## 8  Boxes, Dimensions, and fills

Boxes, dimensions, and fills are rarely appropriate for web documents because they imply an attempt to control the fine details of layout. Browsers make their own choices about layout of a document in HTML. For example they make the lines fit whatever size of window happens to be present. This dynamic formatting makes mincemeat of most detailed TEX layout. In fact, if you want your readers to see exactly what you see, that is impossible with HTML, and you should use some other representation of your document.
There are nevertheless many cases when a TEX document containing boxes, dimensions, and fills needs to be translated. Limited translation of these constructs is supported. They are translated, where appropriate and possible, into HTML tables with widths and vertical skips estimated to give a reasonable result on a browser. It must be stressed that accurate translation is inherently impossible because browsers deal in pixel sizes and default font sizes that vary and are out of the control of the publisher.
The types of box usage that translate quite well are when things like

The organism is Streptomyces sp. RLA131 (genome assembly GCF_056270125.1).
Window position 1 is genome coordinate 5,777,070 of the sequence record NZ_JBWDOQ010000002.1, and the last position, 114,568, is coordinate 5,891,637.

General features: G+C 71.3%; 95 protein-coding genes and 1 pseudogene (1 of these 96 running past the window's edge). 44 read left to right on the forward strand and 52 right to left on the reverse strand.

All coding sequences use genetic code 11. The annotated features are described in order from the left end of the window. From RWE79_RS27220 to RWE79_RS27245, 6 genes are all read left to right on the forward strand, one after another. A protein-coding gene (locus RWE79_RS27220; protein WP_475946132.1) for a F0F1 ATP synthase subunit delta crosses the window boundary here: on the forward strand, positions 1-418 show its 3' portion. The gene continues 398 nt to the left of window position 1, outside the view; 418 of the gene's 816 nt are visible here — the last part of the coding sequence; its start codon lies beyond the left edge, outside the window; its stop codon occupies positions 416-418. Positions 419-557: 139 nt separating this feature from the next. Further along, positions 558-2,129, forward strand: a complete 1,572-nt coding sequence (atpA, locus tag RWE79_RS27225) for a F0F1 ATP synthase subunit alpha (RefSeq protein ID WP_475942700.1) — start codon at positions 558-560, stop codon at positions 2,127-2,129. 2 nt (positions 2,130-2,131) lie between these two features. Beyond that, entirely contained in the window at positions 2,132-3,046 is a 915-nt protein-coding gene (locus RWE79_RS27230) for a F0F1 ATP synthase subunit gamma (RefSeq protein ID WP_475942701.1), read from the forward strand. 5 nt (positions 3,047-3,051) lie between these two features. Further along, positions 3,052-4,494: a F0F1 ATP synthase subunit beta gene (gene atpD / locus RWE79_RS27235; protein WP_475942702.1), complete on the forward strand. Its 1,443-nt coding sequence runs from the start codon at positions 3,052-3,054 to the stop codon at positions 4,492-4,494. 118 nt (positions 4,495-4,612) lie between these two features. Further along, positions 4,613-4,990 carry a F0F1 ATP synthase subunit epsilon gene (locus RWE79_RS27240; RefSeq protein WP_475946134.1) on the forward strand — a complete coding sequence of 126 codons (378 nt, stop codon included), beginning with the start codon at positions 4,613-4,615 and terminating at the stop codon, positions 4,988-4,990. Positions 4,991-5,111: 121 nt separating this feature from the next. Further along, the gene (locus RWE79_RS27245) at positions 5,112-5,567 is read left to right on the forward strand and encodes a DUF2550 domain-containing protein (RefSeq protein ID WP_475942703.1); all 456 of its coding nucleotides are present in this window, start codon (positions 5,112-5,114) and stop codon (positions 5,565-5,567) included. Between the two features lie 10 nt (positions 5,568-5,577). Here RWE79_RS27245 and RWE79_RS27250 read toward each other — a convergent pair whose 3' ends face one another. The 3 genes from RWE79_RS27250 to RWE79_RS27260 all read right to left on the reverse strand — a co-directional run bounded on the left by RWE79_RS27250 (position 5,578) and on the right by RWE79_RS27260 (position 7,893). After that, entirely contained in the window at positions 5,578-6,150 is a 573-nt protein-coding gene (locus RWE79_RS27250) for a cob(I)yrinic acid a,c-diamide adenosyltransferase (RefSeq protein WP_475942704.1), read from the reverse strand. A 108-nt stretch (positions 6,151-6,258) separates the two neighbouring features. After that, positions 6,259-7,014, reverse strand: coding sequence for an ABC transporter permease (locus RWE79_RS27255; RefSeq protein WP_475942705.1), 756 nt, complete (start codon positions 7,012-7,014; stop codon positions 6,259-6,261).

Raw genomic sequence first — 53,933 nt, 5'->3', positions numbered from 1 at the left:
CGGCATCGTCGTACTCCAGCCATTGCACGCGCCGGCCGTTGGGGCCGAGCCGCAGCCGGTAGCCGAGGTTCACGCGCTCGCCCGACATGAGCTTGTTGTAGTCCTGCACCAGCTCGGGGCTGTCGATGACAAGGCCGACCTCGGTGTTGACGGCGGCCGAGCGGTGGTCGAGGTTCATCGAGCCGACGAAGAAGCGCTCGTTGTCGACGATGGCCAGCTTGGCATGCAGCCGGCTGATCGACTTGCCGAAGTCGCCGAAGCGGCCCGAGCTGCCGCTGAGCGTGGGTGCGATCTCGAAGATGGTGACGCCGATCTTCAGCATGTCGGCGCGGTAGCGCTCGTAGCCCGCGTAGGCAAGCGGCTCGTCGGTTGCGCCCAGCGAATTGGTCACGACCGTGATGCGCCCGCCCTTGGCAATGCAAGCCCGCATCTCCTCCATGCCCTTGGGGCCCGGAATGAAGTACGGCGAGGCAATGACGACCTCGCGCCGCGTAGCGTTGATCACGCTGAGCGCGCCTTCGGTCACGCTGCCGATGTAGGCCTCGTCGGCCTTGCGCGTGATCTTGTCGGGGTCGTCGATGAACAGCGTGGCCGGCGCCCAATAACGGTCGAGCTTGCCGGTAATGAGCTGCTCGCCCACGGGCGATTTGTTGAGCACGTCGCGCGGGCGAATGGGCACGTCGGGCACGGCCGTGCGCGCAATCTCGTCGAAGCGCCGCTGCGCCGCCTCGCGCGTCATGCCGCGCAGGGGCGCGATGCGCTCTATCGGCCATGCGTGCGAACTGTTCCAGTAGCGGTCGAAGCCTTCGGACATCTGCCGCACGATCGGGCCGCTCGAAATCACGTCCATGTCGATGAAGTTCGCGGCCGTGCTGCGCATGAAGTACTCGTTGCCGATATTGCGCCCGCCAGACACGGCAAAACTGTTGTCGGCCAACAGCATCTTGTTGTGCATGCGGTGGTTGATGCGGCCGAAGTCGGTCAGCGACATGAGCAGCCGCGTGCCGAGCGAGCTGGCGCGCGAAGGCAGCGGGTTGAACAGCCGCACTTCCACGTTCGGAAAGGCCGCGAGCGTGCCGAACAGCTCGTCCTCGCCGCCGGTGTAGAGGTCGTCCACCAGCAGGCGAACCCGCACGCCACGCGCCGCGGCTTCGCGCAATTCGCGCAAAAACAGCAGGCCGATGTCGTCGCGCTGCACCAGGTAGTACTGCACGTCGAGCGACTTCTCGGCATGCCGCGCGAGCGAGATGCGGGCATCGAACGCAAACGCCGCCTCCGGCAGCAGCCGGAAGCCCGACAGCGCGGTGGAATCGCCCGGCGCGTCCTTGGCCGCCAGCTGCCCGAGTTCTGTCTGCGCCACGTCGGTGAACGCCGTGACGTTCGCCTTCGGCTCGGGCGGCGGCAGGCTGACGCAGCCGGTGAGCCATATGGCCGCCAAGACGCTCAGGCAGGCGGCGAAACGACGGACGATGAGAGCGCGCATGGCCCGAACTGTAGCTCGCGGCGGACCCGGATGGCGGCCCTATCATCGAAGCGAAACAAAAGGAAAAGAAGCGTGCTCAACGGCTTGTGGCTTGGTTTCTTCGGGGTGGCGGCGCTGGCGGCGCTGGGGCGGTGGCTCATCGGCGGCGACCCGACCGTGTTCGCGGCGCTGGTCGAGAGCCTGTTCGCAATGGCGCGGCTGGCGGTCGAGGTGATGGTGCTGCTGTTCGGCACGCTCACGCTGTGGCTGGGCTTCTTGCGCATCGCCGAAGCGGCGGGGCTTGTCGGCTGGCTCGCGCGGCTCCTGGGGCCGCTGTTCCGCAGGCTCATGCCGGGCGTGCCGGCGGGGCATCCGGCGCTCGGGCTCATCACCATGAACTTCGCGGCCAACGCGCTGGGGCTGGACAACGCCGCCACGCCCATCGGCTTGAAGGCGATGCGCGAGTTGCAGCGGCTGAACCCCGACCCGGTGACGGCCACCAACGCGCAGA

\hbox to \hsize{The left \hfil the Right}
\vbox{\hsize=2in Matter to be set in horizontal mode to a
limited hsize}
\makebox[0.6\hsize][r]{Stuff to the right of the makebox.}
\framebox{check}


are on a line by themselves. You get:
 The left the Right

 Matter to be set in horizontal mode to a limited hsize
 Stuff to the right of the makebox.

 check
Usages that translate poorly tend to be boxes within a line of text. That is because current HTML table implementations have to start a new line unless they happen to be adjacent to a table already. Thus an hbox in a line will give a line break that you might not have wanted. This behaviour is really a bug in the browsers, but we are currently stuck with it. The behaviour of HTML tables is buggy [see 13.5] when their alignment is specified, which means that strange results are likely if more than one box on a line is being set. Boxes in equations are troublesome. The only type that is reasonably supported is \mbox which is often used in LATEX for introducing text inside equations.
Negative skips are not supported at all.
The only important dimension parameter that is currently interpreted is \hsize. It is what controls the width of a vbox. It can be reset using the plain TEX format e.g. \hsize = 3in or scaled or advanced e.g. \hsize=0.6\hsize but only within a group. It makes no sense for the HTML file to try to specify the width of the line at the outermost level. That is the browser's business.
New dimensions can be defined, set, advanced, scaled and used to set other dimensions including \hsize.
TTH trys valiantly to mimic the sort of text alignment that is obtained using glue such as \hfil and \hss, provided it is inside a box. However, the alignment algorithm of HTML tables makes it impossible to obtain fills with exactly equal sizes. So don't be surprised if some results looks disagreeable. Moreover, TTH will completely ignore the glue outside an hbox, and it doesn't know the difference between \hfil and \hfill, etc.